Erika Z. Jones Chief Counsel
Enclosures ref:VSA:567 d:12/29/87
Mr. Roman L. Cepeda
Dear Mr. Cepeda:
This is in reply to your letter of July 24, l990, to Frank Berndt, the former Chief Counsel of this agency. You wish to import 8 to 12 stainless steel parts. After importation, the parts would be put together to form a Jeep body. Ultimately, an engine, chassis, and all other parts, which are from Guam, would be added to form a completed motor vehicle.
You have asked for confirmation that "the stainless steel jeep body is not a motor vehicle and is not required to meet any provision of the U.S. 49 CFR Part 400 to 999." Apparently, you are having a misunderstanding with Guam Customs on this point.
We are pleased to provide confirmation of your interpretation. There are no Federal motor vehicle safety standards that apply to the stainless steel body parts that you describe. This means that you may import them, as individual body parts, into Guam without violating the National Traffic and Motor Vehicle Safety Act. Under 49 CFR 591.5(i)(2), the appropriate declaration for entry is that they were manufactured on a date when no Federal motor vehicle safety standards were in effect that applied to them.
Paul Jackson Rice Chief Counsel ref:59l d:8/29/90
Lawrence C. Bourbeau, Jr., Esq.
Dear Mr. Bourbeau:
This letter responds to your earlier inquiry where you ask whether NHTSA would object to your Company's changing "its model year designation from September 1 to July 1." I apoligize for the delay in responding.
Standard 115, Vehicle Identification Number- Basic Requirements, directs vehicle manufacturers to place a discrete identifying number (VIN) on each vehicle. Title 49 CFR Part 565, VIN- Content Requirements, states that a VIN must include a character indicating the manufacturer's designated model year. Neither Standard 115 nor Part 565 prohibits your company from changing the model year in the manner you suggest. Therefore, such a change does not violate our regulations.
We note that this change apparently concerns model year as a marketing concept. The Federal Trade Commission has published guidelines concerning model year as a commercial concept, and you may wish to contact the Commission for whatever assistance it may provide. I hope you find this information helpful.
Erika Z. Jones Chief Counsel
Mr. Reese Chappell
Dear Mr. Chappell:
Thank you for your letter asking how Federal regulations would apply to a product called a "Ventvisor" manufactured by your company. You enclosed a brochure that included pictures of the Ventvisor. Described as a rain deflector, the Ventvisor appears to be a strip of molded tinted glazing material several inches wide that is secured on the window frame and running from the front around the top of side windows on motor vehicles. I am pleased to have this opportunity to explain how the requirements of this agency apply to this product.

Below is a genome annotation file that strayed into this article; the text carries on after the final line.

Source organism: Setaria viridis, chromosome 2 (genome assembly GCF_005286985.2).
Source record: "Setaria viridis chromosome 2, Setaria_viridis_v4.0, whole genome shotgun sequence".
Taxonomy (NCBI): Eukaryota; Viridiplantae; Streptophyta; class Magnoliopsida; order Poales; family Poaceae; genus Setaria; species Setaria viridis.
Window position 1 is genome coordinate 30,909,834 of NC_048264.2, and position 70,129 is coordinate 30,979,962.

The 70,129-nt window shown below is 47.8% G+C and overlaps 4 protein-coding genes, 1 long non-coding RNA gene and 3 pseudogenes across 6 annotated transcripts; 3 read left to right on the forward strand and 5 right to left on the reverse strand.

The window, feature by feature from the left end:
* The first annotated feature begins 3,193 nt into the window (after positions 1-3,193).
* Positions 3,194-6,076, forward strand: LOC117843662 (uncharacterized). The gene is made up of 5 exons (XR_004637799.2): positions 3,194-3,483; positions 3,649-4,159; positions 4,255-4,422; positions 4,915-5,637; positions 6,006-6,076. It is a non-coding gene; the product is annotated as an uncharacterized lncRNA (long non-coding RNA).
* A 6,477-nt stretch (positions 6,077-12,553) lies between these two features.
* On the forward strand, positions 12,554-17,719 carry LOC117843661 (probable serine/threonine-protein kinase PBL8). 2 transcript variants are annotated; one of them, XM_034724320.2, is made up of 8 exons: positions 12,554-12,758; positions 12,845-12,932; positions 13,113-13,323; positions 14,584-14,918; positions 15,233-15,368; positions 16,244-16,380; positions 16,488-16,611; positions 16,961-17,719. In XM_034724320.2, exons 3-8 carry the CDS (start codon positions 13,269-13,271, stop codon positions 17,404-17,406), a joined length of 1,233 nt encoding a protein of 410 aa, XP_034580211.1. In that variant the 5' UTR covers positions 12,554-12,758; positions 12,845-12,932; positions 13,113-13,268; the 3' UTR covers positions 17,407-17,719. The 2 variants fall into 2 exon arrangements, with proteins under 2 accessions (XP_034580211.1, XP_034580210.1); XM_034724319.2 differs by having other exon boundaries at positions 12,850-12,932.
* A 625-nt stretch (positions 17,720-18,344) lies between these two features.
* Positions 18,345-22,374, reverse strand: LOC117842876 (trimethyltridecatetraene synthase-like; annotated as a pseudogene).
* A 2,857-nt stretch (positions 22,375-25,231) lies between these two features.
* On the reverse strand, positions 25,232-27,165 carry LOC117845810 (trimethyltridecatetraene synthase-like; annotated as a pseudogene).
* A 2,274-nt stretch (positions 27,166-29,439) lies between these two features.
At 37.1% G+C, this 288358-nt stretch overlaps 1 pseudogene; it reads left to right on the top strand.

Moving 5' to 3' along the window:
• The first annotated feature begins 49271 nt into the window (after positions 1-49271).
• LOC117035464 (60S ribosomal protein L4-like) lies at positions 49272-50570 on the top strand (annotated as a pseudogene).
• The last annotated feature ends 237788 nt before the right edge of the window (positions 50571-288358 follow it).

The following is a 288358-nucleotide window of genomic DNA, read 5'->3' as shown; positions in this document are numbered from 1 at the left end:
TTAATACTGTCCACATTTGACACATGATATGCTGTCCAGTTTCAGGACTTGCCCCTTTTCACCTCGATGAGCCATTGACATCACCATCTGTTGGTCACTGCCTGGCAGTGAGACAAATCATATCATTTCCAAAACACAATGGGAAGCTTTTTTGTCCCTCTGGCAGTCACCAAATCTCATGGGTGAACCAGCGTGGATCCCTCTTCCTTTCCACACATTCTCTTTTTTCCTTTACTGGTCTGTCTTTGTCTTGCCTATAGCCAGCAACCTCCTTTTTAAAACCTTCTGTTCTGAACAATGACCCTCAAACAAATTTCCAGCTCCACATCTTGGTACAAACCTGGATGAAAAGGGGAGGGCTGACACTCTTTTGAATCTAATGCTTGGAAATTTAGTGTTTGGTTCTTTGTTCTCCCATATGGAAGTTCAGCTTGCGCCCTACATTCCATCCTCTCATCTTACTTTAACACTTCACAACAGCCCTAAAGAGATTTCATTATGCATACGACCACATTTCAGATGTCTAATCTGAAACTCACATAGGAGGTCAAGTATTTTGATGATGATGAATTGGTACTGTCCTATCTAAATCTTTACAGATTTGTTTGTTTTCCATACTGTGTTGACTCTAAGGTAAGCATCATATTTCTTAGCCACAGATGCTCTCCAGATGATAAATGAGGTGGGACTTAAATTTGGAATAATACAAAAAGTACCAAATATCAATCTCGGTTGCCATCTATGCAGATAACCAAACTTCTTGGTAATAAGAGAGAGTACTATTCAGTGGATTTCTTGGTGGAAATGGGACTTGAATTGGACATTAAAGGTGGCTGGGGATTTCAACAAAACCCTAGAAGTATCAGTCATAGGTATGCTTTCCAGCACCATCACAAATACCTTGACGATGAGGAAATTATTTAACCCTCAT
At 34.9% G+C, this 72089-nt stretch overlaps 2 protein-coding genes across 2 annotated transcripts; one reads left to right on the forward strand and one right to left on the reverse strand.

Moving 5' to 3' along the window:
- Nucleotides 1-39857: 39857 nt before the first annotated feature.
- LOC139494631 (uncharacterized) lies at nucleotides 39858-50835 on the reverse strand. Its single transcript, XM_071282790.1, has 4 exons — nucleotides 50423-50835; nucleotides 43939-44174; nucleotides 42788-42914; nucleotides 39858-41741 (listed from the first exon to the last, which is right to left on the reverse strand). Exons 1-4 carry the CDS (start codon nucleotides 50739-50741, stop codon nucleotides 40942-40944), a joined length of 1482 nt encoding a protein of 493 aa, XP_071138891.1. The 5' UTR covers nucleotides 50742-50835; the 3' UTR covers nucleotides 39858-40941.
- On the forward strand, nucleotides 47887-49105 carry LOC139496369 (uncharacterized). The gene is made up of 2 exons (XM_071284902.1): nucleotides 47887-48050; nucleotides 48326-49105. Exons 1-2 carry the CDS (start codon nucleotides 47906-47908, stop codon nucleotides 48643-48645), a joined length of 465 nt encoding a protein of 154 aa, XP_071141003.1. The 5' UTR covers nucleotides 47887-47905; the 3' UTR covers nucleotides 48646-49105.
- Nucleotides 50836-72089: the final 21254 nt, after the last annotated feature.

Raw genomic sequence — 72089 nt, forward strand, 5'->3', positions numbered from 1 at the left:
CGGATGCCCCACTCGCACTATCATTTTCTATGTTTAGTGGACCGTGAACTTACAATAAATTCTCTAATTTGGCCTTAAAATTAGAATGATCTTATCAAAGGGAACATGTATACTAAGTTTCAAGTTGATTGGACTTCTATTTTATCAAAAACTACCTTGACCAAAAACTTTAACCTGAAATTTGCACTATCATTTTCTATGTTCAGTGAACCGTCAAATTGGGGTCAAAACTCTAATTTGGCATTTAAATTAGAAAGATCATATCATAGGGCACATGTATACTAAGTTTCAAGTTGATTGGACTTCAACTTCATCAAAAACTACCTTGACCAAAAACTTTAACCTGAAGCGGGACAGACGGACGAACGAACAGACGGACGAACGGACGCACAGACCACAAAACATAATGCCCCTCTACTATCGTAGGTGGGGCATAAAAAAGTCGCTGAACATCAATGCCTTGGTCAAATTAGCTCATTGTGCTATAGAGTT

Some background information about the agency may be useful. NHTSA has the authority under the National Traffic and Motor Vehicle Safety Act to issue safety standards applicable to new motor vehicles and new items of motor vehicle equipment. NHTSA, however, does not approve motor vehicles or motor vehicle equipment, nor do we endorse any commercial products. Instead, the Act establishes a "self-certification" process under which each manufacturer is responsible for certifying that its products meet our safety standards. The agency periodically tests vehicles and equipment items for compliance with the standards, and also investigates other alleged safety-related defects. I have enclosed an information sheet that briefly describes manufacturers' responsibilities under the Safety Act and how to obtain copies of this agency's standards and regulations.
Your company's product is described as made of "acrylic" and would appear to overlap a portion of the side windows of motor vehicles that are "requisite for driving visibility." Accordingly, this product would be a glazing material for use in motor vehicles and would be subject to the requirements of Standard No. 205, Glazing Materials (49 CFR 571.205). Standard No. 205 specifies performance requirements for various types of glazing and also the locations in vehicles in which each type of glazing may be used. The standard also incorporates by reference "ANS Z26," the American National Standards Institute's Safety Code for Safety Glazing Materials for Glazing Motor Vehicles Operating on Land Highways. Standard No. 205 permits devices such as your company's Ventvisor to be manufactured out of either Item 1, Item 2, Item 4, Item 10, or Item 11 glazing materials (the various types of glazing are designated as "Items" in Standard 205). Your company's use of acrylic would appear to be acceptable since this type of rigid plastic could have an Item 4 rating, and Item 4 glazing may be used as a wind deflector on the side window of any vehicle.